The potential of CoW collaterals to increase in size may be a mechanism for the collateral arteries to adapt to hemodynamic changes. Computerized flow prediction models indicated that the ACoA is the major conduit of collateral blood supply, whereas the PCoA is presumed to be more important as a source of collateral flow in patients with a small ACoA. The ACoA and ipsilateral PCoA are the collateral pathways that the CoW can redistribute blood flow to the deprived side of the brain. Asymptomatic patients with internal carotid artery (ICA) occlusion had an increased diameter of the ACoA. The potential of the CoW to provide alternative flow routes in the case of diminished arterial flow to the brain has been known since Sir Thomas Willis first described the collateral function of the arterial anastomoses in 1664 [29]. Previous studies have suggested a protective effect of collateral flow via the PCoA or have shown that a small (<1 mm in diameter) or absent ipsilateral PCoA is correlated with the presence of low-flow infarctions in patients with ICA occlusions [30]. The development of collateral flow conductance and remodeling of collateral vessels can occur following an arterial occlusion or chronic arterial stenosis. Arteriogenesis is triggered by increased wall shear stress, leading to the activation of endothelium, monocyte invasion, and secretion of growth factors and cytokines. This process is followed by matrix digestion and the proliferation of smooth muscle cells [31].
There are some limitations to our study. First, this was a retrospective, single-center study. So, cautious interpretation of the data is needed. Second, there was no long-term follow-up in some patients. Further long-term follow-up is required to confirm the endurance of the effect to prevent a recurrence. Third, a comparison study with other devices and materials was not done. The recent development of new devices or techniques can provide other solutions [32-35]. Fourth, the application of this concept is limited only to some cases in which the contralateral part of the CoW is patent even though it is hypoplastic and non-dominant. In the case of aplasia of the CoW, perfusion flow into the cerebral artery from the dominant artery can be compromised and, thus, prohibits generous dense packing from the aneurysm neck into the communicating part.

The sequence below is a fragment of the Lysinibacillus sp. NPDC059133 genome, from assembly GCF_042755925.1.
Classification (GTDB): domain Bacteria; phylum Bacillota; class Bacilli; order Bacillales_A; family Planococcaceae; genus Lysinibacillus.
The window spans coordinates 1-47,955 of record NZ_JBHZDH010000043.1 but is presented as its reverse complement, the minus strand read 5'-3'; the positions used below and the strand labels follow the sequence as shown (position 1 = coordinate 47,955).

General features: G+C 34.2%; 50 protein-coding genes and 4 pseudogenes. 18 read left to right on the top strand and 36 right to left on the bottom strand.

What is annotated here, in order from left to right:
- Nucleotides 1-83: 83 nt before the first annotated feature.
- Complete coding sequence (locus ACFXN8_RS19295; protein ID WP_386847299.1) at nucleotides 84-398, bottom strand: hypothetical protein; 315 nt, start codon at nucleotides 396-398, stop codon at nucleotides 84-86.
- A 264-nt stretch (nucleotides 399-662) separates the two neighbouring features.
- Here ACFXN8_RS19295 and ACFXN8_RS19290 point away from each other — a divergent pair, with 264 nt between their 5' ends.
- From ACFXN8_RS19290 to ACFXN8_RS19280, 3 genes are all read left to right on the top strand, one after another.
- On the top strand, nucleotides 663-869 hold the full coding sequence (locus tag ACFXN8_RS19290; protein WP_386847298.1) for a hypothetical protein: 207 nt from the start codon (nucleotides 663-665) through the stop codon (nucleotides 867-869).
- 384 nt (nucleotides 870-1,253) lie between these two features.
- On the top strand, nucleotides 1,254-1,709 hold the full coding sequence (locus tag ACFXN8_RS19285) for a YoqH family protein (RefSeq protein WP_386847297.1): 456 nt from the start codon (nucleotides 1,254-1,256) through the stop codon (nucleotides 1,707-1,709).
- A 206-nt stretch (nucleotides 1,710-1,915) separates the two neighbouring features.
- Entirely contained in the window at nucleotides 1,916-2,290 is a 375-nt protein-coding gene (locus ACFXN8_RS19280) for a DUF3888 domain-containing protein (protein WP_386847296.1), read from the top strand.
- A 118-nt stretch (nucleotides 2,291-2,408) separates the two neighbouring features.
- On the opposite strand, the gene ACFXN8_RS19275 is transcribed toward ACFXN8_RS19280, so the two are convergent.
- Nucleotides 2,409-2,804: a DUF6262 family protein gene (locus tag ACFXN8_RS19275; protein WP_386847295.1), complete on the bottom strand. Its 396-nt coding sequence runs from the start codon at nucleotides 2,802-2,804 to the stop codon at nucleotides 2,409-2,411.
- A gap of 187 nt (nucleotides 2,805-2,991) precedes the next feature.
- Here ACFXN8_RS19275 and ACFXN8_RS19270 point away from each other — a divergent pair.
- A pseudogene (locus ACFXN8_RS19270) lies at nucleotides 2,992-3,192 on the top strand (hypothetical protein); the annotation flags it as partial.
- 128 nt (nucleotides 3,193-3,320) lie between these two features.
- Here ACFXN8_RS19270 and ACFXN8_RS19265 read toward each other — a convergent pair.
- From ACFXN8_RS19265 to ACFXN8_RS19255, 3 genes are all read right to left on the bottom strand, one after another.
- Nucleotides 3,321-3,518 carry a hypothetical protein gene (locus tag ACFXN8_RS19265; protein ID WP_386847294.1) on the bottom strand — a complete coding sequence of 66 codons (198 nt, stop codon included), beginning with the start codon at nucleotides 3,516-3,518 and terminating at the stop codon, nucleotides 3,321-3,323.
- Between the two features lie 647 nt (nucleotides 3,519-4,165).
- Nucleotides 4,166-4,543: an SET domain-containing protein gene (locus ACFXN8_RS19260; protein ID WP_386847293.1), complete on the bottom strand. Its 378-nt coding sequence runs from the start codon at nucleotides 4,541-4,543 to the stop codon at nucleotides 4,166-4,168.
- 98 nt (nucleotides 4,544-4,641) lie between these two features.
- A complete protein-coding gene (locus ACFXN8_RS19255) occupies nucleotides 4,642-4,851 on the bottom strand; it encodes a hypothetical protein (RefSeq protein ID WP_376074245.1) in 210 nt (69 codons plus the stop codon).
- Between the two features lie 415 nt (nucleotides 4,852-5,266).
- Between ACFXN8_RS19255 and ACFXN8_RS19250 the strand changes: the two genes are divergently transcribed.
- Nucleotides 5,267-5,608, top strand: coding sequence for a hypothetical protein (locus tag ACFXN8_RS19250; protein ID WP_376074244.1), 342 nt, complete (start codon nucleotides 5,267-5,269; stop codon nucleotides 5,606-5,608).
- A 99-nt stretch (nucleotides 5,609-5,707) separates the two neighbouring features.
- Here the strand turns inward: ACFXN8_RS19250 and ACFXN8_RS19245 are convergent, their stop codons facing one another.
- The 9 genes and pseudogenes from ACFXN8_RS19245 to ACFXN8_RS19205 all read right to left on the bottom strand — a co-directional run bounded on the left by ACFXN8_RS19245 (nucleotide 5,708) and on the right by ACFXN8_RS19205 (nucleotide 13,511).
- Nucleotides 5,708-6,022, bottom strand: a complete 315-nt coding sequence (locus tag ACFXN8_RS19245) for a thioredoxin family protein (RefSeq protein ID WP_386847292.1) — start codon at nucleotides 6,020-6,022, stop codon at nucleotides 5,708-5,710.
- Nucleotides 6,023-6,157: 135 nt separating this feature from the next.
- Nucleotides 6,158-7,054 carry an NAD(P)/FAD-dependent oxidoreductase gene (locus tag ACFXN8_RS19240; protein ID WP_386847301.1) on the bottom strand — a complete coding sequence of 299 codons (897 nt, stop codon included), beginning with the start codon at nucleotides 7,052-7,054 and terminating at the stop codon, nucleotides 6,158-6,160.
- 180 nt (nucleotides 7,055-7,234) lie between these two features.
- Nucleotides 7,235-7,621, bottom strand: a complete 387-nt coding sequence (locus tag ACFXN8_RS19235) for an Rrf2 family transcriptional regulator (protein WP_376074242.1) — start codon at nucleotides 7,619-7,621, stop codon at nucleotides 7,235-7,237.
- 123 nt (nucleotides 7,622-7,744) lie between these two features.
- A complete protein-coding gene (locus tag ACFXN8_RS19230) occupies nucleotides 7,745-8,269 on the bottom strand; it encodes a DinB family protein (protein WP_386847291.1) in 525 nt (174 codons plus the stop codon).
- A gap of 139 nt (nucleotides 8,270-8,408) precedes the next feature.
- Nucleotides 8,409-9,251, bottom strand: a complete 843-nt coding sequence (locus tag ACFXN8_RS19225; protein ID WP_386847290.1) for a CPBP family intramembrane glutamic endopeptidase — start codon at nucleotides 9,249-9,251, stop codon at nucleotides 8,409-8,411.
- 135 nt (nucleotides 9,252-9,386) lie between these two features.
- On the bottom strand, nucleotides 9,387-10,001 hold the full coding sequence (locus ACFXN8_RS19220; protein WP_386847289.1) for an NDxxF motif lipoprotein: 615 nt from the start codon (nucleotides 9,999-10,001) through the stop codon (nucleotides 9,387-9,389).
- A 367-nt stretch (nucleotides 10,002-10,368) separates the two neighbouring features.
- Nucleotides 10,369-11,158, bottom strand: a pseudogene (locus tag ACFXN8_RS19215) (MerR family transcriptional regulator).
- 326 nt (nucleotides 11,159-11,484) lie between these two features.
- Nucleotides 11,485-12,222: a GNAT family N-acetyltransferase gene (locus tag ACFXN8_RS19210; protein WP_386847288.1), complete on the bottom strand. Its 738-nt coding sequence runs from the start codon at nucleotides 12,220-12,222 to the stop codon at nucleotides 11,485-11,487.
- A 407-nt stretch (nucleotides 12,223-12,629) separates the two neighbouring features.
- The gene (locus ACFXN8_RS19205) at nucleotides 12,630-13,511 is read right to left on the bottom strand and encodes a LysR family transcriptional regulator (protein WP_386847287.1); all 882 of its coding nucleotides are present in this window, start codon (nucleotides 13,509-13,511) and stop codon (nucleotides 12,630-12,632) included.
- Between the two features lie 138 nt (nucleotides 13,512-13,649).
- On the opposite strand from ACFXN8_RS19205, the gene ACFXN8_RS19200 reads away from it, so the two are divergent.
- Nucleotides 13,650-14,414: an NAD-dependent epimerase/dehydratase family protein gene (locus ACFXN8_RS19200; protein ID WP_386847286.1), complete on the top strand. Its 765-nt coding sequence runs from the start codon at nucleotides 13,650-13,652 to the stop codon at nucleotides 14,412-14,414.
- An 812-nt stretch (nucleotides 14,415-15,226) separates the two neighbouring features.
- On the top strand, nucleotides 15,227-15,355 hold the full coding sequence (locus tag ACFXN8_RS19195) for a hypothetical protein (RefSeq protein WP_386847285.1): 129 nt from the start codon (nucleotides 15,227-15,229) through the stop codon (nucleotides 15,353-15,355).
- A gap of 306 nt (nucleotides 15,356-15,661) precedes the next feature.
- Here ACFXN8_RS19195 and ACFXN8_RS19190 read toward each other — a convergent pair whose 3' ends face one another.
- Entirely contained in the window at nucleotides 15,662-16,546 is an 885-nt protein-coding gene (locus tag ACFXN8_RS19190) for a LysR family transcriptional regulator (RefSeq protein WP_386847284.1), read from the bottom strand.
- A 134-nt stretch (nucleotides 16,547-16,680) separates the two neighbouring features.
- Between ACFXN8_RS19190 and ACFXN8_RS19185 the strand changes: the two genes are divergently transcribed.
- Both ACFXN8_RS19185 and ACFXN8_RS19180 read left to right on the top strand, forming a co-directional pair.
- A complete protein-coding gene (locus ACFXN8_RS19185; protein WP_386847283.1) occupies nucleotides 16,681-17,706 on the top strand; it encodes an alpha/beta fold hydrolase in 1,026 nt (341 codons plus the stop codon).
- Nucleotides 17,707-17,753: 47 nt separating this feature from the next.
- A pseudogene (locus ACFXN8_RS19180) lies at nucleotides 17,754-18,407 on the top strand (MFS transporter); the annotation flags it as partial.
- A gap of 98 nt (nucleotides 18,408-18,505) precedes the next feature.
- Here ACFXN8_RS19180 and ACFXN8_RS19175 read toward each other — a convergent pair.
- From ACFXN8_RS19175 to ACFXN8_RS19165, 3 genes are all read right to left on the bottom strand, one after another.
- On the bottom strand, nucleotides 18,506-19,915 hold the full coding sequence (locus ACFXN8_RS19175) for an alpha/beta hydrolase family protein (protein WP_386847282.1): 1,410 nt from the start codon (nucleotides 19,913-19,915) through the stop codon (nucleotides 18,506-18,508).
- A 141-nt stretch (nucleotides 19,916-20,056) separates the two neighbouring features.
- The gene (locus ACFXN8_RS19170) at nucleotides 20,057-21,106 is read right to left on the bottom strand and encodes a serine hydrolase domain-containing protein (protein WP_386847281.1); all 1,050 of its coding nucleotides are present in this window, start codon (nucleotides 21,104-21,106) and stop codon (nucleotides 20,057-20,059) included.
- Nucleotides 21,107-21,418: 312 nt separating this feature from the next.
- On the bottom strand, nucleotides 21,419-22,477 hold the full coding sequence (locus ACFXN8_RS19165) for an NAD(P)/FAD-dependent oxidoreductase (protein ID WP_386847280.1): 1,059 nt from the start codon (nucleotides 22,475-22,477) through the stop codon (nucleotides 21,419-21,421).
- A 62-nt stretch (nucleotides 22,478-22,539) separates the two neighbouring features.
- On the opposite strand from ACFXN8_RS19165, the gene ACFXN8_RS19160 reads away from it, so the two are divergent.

CONCLUSION

We described the concept of the physiologic flow diversion embolization technique and its application for widenecked aneurysms in the CoW. In our patients, there were no procedural complications or recurrence. This embolization technique can be used to perform dense coil packing, avoid inadvertent cerebral ischemia, and prevent a recurrence.

Notes

Fund

This work was supported by a grant from the National Research Foundation of Korea (NRF) grant funded by the Korean government (MSIT) (No. 2018R1A2B6003143).

Ethics Statement

This study was approved by the Institutional Review Board at Asan Medical Center (IRB no. 2021-1102). Waiver of informed consent to participate was approved by the Institutional Review Board at Asan Medical Center (IRB no. 2021-1102) due to minimal risk to subjects and the retrospective nature of this study. De-identification of described cases and figures was performed. All patients whose cases or figures were demonstrated in this study consented to publish verbally and provided us with written consent for publication.

Conflicts of Interest

DCS has been the Editor-in-Chief of the Neurointervention since 2018. No potential conflict of interest relevant to this article was reported. YS has been the Assistant Editor of the Neurointervention since 2019. No potential conflict of interest relevant to this article was reported. No other authors have any conflict of interest to disclose.

Author Contributions

Concept and design: DCS. Analysis and interpretation: BK, YHC, and YS. Data collection: BK, YHC, and DCS. Writing the article: BK and YS. Critical revision of the article: BK, YS, and DCS. Final approval of the article: DCS. Statistical analysis: BK and YHC. Obtained funding: DCS. Overall responsibility: DCS.

Fig. 1.
An adult patient (patient 6) with a giant thrombosed anterior communicating artery (ACoA) aneurysm is referred due to repeated recurrence despite 3 embolizations. Magnetic resonance angiography (MRA) on arrival (A) and 3-dimensional rotational angiography (B) show a thrombosed sac (asterisk) in (A) and recurrent aneurysmal sac (asterisk) in (B) involving both sides of the anterior cerebral artery (ACA) A2 opening. MRA 1-day post-procedure (C) shows complete embolization of the aneurysm sac. Note a compensatory enlargement of the right ACA A1 (thick arrow) in (C) compared with the previous ACA A1 (thin arrow) in (A). Concept diagram of the procedure (D–F). A stent is deployed in the left ACA A1–2 segment to cover the wide aneurysm neck extending toward the left ACA A2 segment. The coils are densely packed to fill the neck, and a slight protrusion toward the ACoA is intentionally allowed. The diameter of the right ACA A1 segment increases to compensate for the diminished ACoA flow from the left ACA (thin and thick arrows in [D–F]).